• You have the right to set the rules. Just because a visiting child claims that he's allowed to do something at his house doesn't mean you have to let him do it in yours. Sticking to your limits will help your own child feel secure.

  • You don't have to explain or justify your house rules. Just make them simple and clear.

  • Children may not be aware of behavior alternatives that adults take for granted. When a youngster talks with his mouth full, telling him that he shouldn't do it won't be as effective as asking him to swallow his food before he speaks.

  • Large gatherings require a different set of tactics. A young child at a birthday party, for example, can easily become overexcited. To help him settle down, bring him into a separate, quiet room for a few minutes, away from the stimulation. This can be done without it seeming like punishment. Acknowledge how excited he's feeling, and point out that he'll have an even better time if he calms down.

MINOR OFFENSES

Breaking a rule is one thing; less overt forms of misbehavior are another. Say your 3-year-old daughter's friend has been whiny from the moment her mother dropped her off for a playdate. When you suggest that the girls get out the dolls, she gripes, "I don't like her dolls!" When you offer grilled cheese for lunch, you get an immediate, "I hate that!" Your nerves are fraying and you're not sure you'll make it through another two hours of this. Should you:

  • Call the child's mother to pick her daughter up early?

  • Tell the girl that whining isn't allowed in your home?

  • Help the girls find an activity they'll enjoy doing?

I'd start by giving the child the benefit of the doubt. Kids this age are usually better behaved at other people's homes than at their own because they don't feel as secure. A whiny kid may be tired; when my son was 3, whining was a sure sign that he was getting sick. See if you can get the girls involved in a quiet activity, like watching a video. (They may even nod off).

Certainly you can explain that whining isn't allowed, although it may not do any good if she's used to getting what she wants that way. Show her a more appropriate way of talking to you, and pay extra attention to her when she uses a better tone of voice. She'll probably go back to whining when her mother picks her up  -- but then, of course, it's no longer your problem!

If you're really at the end of your rope, call the other mother, but choose your words carefully: Parents  -- and in my experience, especially fathers  -- tend to be defensive when other people criticize their child, taking it as a reflection of their skills and worth. Rather than focus on your guest's insufferable tone, begin by saying a couple of good (and honest) things about her. ("She talks so well.") Then mention that she's acting out of sorts and seems very needy today. Perhaps it would be best if she went home early.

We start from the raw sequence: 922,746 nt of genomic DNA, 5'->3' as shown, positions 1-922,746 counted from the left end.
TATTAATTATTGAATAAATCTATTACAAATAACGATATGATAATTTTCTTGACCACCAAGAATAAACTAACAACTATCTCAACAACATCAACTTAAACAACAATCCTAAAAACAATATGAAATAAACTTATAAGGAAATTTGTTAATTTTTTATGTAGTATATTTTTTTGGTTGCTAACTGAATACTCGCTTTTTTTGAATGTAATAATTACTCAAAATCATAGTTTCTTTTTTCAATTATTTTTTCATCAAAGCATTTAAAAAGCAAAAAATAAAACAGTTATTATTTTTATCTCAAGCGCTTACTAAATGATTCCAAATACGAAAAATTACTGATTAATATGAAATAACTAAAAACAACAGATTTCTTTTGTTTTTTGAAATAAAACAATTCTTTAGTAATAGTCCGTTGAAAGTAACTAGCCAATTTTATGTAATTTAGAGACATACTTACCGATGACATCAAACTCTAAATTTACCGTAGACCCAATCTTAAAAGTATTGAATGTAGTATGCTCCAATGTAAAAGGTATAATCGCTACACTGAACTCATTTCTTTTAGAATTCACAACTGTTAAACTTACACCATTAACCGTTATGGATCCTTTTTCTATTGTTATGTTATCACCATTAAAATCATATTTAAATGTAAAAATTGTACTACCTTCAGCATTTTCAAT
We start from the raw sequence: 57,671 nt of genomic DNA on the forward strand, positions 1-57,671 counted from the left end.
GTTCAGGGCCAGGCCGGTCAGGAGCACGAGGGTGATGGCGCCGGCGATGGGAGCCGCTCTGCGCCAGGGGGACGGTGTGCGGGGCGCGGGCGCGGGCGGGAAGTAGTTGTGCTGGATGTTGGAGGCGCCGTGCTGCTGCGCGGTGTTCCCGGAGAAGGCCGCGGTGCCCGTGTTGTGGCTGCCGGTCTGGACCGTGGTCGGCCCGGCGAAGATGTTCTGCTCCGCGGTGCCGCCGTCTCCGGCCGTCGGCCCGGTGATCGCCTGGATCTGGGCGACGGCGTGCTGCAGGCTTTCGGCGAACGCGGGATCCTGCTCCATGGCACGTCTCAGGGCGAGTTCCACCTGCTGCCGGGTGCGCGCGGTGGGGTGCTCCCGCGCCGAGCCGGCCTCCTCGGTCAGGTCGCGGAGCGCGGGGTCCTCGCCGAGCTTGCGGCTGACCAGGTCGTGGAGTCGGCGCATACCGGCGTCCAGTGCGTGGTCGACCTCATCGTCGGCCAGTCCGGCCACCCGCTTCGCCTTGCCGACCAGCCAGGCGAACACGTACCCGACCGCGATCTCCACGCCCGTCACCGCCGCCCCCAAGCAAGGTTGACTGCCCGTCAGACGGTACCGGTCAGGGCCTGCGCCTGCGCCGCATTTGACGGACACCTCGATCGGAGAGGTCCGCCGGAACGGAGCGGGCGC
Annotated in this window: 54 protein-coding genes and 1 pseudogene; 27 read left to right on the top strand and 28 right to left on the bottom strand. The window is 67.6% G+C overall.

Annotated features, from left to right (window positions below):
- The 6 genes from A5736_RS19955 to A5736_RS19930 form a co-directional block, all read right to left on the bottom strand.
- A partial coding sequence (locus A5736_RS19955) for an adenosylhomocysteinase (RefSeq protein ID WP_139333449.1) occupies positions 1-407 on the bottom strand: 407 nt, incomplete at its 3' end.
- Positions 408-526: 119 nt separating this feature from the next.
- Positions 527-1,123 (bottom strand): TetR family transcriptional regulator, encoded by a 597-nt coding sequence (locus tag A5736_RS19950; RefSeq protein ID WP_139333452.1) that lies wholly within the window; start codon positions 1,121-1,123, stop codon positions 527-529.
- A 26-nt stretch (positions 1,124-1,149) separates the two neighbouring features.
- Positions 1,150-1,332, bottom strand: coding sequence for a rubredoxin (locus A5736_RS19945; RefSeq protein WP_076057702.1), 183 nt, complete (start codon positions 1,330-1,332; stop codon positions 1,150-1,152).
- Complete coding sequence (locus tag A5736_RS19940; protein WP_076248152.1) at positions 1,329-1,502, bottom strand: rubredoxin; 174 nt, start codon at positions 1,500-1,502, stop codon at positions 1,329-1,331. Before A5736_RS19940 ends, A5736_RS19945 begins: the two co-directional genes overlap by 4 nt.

By couching it in these terms, you can describe the situation without causing defensiveness and anger.

ON THE RECEIVING END

What if your child is the one being disciplined by an outsider? When she's clearly misbehaving, you should expect any responsible adult to set limits and to discipline appropriately.

But suppose a dressing down isn't called for? Jill Fanuzzi, a college-admissions counselor on Long Island, NY, found herself in this situation when her son was 3. "He was showing a friend's 11-month-old his toy truck. The other mother asked my son not to let her child have the truck, but the baby grabbed it from him. The mother yelled at my son so loudly he started to cry," recalls Fanuzzi. "I felt she handled this all wrong, and she put me in the position of having to somehow explain to my child why 'the lady' had yelled at him."

I coped with a similar dilemma about a year ago, when my son, Michael, who was 9 at the time, and I were at a hotel pool. Michael jumped in, inadvertently splashing water near a man lying on a lounge chair. He called my son out of the pool and told him loudly that jumping wasn't allowed. There weren't any "No Jumping/No Diving" signs, leaving me to wonder if I should:

  • Politely point out the absence of official pool rules to the other adult?

  • Suggest to him that if he were to move his chair back a few feet he wouldn't get splashed?

  • Tell my child to stop jumping into the pool?

Though it was tempting, I restrained myself from acting on either of the first two options. The issue was trivial and not worth arguing about. Suggesting that he move his chair wouldn't have helped, even though it was the most practical solution. He would simply have gotten defensive about his "right" to sit wherever he wanted.

My goal was to let my son have fun and burn off some energy. Getting into an argument wouldn't help achieve that goal  -- even if I was right. So I quietly told Michael that we'd swim at the other end of the pool. If the man left, he could jump in again. Sometimes, I explained, you have to choose your battles carefully.

But in most cases, a good first step is to ask yourself what you'd want another parent to do if your child were acting this way. Sometimes the best response can be compassion, guidance, or even doing nothing at all.

Contributing editor Lawrence Kutner, Ph.D., is a clinical psychologist at Harvard University and the author of five books on child development.